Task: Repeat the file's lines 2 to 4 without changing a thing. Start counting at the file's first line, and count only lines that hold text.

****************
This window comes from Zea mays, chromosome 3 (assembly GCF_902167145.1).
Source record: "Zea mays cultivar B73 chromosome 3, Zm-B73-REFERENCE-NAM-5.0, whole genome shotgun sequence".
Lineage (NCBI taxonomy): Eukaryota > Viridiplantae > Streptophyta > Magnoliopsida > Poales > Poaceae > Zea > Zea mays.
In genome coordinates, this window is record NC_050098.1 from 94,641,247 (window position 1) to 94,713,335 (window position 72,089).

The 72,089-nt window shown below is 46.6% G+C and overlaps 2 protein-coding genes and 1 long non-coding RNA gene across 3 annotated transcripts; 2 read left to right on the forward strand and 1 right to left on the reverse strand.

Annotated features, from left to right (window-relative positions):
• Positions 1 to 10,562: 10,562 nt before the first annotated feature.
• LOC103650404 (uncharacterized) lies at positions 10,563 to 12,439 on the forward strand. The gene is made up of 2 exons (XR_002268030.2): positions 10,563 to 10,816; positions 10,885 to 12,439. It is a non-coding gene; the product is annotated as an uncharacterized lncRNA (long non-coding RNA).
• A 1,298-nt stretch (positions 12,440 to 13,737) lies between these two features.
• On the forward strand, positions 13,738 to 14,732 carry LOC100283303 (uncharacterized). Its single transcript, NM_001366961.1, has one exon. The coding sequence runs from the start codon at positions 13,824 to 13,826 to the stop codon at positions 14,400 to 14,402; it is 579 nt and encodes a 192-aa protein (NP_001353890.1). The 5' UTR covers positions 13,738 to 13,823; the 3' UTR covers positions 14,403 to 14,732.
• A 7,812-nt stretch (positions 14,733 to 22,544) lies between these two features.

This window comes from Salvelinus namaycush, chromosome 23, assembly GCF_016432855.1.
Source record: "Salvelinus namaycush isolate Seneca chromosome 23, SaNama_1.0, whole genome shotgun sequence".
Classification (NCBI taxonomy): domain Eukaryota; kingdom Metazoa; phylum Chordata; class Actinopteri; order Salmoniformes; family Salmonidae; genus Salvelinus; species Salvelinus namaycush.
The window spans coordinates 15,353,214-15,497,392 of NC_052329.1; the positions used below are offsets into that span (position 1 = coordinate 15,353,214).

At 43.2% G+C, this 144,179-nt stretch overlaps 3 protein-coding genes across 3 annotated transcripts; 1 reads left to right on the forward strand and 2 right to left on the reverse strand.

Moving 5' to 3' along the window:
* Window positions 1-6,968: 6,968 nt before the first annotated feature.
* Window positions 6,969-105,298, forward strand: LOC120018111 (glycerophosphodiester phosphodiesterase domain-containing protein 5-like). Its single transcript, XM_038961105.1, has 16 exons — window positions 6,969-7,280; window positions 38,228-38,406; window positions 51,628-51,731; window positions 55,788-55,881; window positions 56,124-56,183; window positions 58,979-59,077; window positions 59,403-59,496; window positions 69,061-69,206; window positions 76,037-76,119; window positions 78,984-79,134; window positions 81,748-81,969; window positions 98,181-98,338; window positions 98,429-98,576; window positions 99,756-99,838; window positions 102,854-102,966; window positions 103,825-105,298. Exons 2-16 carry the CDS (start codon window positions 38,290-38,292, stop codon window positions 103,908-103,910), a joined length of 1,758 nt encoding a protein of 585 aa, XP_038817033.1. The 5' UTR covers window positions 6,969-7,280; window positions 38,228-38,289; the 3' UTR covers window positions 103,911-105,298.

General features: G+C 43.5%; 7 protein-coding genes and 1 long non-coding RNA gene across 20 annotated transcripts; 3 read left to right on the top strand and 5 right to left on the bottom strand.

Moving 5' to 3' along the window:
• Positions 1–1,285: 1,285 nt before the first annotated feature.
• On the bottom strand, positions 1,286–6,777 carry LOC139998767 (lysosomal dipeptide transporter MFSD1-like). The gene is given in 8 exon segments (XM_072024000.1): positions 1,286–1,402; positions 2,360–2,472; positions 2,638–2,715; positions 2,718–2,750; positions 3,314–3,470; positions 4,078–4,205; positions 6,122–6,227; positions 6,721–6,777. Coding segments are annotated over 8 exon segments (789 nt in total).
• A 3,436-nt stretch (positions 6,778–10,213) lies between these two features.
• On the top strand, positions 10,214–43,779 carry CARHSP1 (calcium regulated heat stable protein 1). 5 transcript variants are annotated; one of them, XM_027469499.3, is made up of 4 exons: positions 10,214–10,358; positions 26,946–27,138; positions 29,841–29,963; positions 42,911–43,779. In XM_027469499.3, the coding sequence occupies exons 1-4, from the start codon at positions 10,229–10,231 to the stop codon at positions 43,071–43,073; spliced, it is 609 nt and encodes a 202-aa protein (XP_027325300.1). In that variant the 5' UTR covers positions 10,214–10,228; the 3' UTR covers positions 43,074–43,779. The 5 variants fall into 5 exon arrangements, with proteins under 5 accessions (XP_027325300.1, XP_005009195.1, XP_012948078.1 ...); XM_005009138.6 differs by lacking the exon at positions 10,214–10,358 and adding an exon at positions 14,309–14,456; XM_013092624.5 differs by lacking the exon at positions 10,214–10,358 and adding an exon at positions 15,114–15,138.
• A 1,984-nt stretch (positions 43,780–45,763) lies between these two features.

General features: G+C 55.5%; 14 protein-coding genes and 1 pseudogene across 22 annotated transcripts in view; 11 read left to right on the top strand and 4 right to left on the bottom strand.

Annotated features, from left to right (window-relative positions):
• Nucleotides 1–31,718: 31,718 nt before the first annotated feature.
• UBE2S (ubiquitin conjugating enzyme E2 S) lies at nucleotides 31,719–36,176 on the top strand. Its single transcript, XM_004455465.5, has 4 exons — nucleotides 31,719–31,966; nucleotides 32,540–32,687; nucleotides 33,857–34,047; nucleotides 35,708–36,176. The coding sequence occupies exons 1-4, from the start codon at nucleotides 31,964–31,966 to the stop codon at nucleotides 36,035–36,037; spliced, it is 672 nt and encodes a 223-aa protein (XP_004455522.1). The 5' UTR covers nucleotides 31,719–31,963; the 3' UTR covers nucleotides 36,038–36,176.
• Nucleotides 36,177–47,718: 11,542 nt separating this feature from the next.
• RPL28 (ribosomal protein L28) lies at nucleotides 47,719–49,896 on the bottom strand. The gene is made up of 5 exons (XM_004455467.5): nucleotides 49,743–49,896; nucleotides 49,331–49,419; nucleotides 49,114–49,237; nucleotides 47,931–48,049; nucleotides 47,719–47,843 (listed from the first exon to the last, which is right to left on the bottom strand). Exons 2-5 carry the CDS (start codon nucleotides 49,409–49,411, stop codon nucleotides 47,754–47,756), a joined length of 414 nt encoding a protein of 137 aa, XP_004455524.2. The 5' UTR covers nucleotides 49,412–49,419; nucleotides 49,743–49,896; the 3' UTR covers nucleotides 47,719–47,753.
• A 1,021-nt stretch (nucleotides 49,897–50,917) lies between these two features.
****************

Source record: "Zea mays cultivar B73 chromosome 3, Zm-B73-REFERENCE-NAM-5.0, whole genome shotgun sequence".
Lineage (NCBI taxonomy): Eukaryota > Viridiplantae > Streptophyta > Magnoliopsida > Poales > Poaceae > Zea > Zea mays.
In genome coordinates, this window is record NC_050098.1 from 94,641,247 (window position 1) to 94,713,335 (window position 72,089).